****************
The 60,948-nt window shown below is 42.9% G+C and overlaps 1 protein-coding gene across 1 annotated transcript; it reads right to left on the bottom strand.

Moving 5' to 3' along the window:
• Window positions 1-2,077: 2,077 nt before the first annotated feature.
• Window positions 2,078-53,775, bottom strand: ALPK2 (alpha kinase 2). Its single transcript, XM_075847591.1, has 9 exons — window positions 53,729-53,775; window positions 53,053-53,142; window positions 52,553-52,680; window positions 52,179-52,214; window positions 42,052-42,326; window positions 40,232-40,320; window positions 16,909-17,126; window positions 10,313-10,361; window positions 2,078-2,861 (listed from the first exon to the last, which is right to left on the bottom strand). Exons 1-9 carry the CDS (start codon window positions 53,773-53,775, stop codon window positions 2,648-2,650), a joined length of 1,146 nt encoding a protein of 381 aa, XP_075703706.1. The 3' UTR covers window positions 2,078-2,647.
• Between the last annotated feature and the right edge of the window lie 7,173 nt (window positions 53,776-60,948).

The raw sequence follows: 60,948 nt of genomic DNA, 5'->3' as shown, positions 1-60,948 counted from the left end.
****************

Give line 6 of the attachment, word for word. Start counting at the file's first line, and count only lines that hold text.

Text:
The raw sequence follows: 60,948 nt of genomic DNA, 5'->3' as shown, positions 1-60,948 counted from the left end.